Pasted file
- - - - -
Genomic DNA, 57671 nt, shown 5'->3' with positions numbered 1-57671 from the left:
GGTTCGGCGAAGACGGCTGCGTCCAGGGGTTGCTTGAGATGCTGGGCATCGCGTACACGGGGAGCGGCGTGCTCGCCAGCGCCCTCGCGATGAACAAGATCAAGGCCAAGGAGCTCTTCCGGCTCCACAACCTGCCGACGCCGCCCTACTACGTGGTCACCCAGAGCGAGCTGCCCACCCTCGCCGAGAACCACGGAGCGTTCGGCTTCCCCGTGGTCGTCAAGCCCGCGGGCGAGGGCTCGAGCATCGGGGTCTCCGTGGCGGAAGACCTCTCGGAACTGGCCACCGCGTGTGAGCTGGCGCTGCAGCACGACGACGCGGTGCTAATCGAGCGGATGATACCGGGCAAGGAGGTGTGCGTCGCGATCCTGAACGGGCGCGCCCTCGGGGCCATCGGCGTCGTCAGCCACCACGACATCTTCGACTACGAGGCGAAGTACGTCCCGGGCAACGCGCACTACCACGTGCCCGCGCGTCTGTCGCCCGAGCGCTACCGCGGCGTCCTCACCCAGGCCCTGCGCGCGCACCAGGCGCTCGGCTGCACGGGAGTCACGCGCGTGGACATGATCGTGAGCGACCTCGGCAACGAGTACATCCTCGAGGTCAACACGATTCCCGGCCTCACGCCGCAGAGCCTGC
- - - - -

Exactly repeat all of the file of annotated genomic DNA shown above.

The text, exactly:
Genomic DNA, 57671 nt, shown 5'->3' with positions numbered 1-57671 from the left:
GGTTCGGCGAAGACGGCTGCGTCCAGGGGTTGCTTGAGATGCTGGGCATCGCGTACACGGGGAGCGGCGTGCTCGCCAGCGCCCTCGCGATGAACAAGATCAAGGCCAAGGAGCTCTTCCGGCTCCACAACCTGCCGACGCCGCCCTACTACGTGGTCACCCAGAGCGAGCTGCCCACCCTCGCCGAGAACCACGGAGCGTTCGGCTTCCCCGTGGTCGTCAAGCCCGCGGGCGAGGGCTCGAGCATCGGGGTCTCCGTGGCGGAAGACCTCTCGGAACTGGCCACCGCGTGTGAGCTGGCGCTGCAGCACGACGACGCGGTGCTAATCGAGCGGATGATACCGGGCAAGGAGGTGTGCGTCGCGATCCTGAACGGGCGCGCCCTCGGGGCCATCGGCGTCGTCAGCCACCACGACATCTTCGACTACGAGGCGAAGTACGTCCCGGGCAACGCGCACTACCACGTGCCCGCGCGTCTGTCGCCCGAGCGCTACCGCGGCGTCCTCACCCAGGCCCTGCGCGCGCACCAGGCGCTCGGCTGCACGGGAGTCACGCGCGTGGACATGATCGTGAGCGACCTCGGCAACGAGTACATCCTCGAGGTCAACACGATTCCCGGCCTCACGCCGCAGAGCCTGC